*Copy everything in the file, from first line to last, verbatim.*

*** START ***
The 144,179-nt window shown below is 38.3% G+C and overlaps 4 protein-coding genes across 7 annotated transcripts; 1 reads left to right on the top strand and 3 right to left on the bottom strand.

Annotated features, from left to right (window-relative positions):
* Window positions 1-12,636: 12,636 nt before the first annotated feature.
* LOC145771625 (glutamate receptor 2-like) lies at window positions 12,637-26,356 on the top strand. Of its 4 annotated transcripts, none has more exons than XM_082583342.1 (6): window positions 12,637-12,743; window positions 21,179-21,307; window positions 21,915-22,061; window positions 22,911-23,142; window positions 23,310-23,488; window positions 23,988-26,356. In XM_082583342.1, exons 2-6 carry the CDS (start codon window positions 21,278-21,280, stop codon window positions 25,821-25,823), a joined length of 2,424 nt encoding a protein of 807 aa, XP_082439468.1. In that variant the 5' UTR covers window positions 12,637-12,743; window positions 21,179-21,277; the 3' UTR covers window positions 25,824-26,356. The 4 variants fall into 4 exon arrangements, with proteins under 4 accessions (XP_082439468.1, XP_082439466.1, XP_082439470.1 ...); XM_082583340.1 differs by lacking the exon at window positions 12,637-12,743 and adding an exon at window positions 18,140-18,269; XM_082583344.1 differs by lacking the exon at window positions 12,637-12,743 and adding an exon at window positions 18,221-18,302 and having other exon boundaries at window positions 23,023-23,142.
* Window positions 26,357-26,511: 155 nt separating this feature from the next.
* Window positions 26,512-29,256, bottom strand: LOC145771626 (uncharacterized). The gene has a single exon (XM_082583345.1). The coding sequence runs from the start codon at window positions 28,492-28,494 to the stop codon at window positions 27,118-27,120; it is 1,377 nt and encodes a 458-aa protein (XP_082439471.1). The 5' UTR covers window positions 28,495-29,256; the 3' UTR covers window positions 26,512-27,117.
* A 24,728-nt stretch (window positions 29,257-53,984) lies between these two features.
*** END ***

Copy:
The 144,179-nt window shown below is 38.3% G+C and overlaps 4 protein-coding genes across 7 annotated transcripts; 1 reads left to right on the top strand and 3 right to left on the bottom strand.

Annotated features, from left to right (window-relative positions):
* Window positions 1-12,636: 12,636 nt before the first annotated feature.
* LOC145771625 (glutamate receptor 2-like) lies at window positions 12,637-26,356 on the top strand. Of its 4 annotated transcripts, none has more exons than XM_082583342.1 (6): window positions 12,637-12,743; window positions 21,179-21,307; window positions 21,915-22,061; window positions 22,911-23,142; window positions 23,310-23,488; window positions 23,988-26,356. In XM_082583342.1, exons 2-6 carry the CDS (start codon window positions 21,278-21,280, stop codon window positions 25,821-25,823), a joined length of 2,424 nt encoding a protein of 807 aa, XP_082439468.1. In that variant the 5' UTR covers window positions 12,637-12,743; window positions 21,179-21,277; the 3' UTR covers window positions 25,824-26,356. The 4 variants fall into 4 exon arrangements, with proteins under 4 accessions (XP_082439468.1, XP_082439466.1, XP_082439470.1 ...); XM_082583340.1 differs by lacking the exon at window positions 12,637-12,743 and adding an exon at window positions 18,140-18,269; XM_082583344.1 differs by lacking the exon at window positions 12,637-12,743 and adding an exon at window positions 18,221-18,302 and having other exon boundaries at window positions 23,023-23,142.
* Window positions 26,357-26,511: 155 nt separating this feature from the next.
* Window positions 26,512-29,256, bottom strand: LOC145771626 (uncharacterized). The gene has a single exon (XM_082583345.1). The coding sequence runs from the start codon at window positions 28,492-28,494 to the stop codon at window positions 27,118-27,120; it is 1,377 nt and encodes a 458-aa protein (XP_082439471.1). The 5' UTR covers window positions 28,495-29,256; the 3' UTR covers window positions 26,512-27,117.
* A 24,728-nt stretch (window positions 29,257-53,984) lies between these two features.